Process? I don’t need no stinking process. My book, alas, needs a plot.
I’ve read the craft books. I know a scene from a sequel, and I understand the big W shaped romance plot and the four acts that make it up. I get hooks and turning points. I’ve tried outlines, story boards, and scene by scene 3×5 cards. The snoring you hear is my muse who falls asleep as soon as I try those methods. She expects me to write by the seat of my pants. Yes, I’m a pantser, but that doesn’t let me off the hook. The book still needs a plot.
To begin with I need characters. Usually one of them is well known to me. In the case of my Children of Empire series, the heroes are three cousins. I know their backstory, but in each case I have to look deeper. Who are they? What drove them to the place the story begins. By “place” I mean self image and emotion. To get deep into that I have to start writing. The first scenes may be tossed out later, or at least be heavily rewritten, but I have to write to know who they are.
By “place” I also mean location. Setting is my hobby horse. My next release begins in India. The sequel ends in China (or on a ship leaving Canton—I haven’t decided). The setting lends depth to the character once I figure out why they are there. Next I have to ask what heroine will throw sparks—and then add depth to her. Generally an ending forms in my mind by that time.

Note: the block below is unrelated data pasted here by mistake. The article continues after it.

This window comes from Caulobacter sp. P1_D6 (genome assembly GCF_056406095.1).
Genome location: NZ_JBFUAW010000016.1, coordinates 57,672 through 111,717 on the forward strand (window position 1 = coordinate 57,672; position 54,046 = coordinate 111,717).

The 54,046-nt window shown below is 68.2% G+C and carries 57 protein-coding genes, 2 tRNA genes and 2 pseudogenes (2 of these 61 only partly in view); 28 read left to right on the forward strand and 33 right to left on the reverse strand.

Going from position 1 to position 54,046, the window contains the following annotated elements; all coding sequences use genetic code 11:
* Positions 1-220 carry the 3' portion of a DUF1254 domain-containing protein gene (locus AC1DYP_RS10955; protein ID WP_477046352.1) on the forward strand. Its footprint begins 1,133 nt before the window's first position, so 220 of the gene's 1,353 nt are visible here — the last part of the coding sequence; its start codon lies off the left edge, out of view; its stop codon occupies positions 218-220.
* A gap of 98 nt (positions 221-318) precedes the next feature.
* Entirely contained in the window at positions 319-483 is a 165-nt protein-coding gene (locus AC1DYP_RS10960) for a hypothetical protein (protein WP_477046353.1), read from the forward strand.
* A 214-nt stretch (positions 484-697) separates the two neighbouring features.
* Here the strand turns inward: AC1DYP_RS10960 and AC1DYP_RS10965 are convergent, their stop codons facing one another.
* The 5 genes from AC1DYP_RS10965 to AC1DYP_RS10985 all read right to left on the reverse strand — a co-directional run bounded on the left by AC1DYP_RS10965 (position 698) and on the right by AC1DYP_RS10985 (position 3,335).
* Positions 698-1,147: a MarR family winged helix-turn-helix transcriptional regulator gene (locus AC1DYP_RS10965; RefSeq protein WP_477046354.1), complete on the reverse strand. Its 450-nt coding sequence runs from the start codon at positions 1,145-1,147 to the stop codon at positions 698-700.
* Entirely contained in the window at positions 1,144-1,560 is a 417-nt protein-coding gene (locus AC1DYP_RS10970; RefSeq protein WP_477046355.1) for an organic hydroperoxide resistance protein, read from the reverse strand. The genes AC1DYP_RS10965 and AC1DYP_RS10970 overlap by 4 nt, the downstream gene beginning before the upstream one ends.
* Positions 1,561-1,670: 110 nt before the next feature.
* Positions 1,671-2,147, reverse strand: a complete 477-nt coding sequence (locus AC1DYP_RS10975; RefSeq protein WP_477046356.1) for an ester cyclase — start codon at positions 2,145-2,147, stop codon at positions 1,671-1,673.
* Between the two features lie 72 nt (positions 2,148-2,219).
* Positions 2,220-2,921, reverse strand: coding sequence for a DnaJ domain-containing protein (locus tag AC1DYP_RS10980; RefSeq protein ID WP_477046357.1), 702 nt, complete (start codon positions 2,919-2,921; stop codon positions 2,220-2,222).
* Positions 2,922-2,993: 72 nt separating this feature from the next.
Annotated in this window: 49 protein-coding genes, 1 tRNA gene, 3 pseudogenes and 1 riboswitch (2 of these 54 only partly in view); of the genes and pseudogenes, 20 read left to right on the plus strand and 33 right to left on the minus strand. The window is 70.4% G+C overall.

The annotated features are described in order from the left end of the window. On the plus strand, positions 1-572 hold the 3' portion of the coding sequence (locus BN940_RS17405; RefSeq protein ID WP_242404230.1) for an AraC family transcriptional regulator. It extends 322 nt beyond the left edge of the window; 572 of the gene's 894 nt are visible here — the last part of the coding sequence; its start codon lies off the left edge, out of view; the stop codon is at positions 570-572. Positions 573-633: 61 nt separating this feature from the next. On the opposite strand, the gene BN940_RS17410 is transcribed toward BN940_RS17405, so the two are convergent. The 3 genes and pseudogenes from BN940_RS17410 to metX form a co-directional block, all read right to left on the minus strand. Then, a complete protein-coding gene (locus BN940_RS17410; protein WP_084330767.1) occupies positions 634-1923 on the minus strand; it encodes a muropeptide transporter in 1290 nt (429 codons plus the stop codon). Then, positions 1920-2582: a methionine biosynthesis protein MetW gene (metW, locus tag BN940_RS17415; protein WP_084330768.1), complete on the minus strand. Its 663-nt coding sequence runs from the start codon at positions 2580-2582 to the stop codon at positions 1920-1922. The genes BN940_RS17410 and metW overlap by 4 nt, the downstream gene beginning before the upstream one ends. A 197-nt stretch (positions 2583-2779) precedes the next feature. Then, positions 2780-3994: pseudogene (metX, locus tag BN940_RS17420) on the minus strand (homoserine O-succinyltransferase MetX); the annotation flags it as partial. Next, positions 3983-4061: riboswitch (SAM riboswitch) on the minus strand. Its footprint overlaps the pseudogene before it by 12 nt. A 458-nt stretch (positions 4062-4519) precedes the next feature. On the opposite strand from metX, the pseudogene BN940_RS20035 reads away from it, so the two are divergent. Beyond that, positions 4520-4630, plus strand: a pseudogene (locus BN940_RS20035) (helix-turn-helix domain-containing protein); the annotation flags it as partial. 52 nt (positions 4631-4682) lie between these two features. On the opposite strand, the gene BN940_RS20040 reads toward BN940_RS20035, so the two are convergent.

The early writing, obviously, is slow while I work out motivation and goals. I hit no daily word goals at this point. One craft book that helped me a lot is James Scott Bell’s Write Your Novel From the Middle. It isn’t enough to know the end. I have to know the tipping point, the point Bell calls the Mirror Moment, the point at which the protagonist looks in the mirror and makes a decision that changes the thrust of the story. The classic mirror moment is Scarlet O’Hara with her fist in the air vowing never to be hungry again. It was the exact mid-point of the movie.
Right at the mid-point of The Reluctant Wife, my hero realizes he can’t just send his children off to his sister in England with the heroine while he hires out as a mercenary to support them. He has to accompany them. He still thinks life as a soldier for hire is his only option, but he takes responsibility for the girls first. It is his mirror moment and it changes the direction of the novel. It took me some writing to find it, but the book rolled out easily once I knew what it was.
It isn’t tidy. It isn’t organized. Is it a process? Maybe.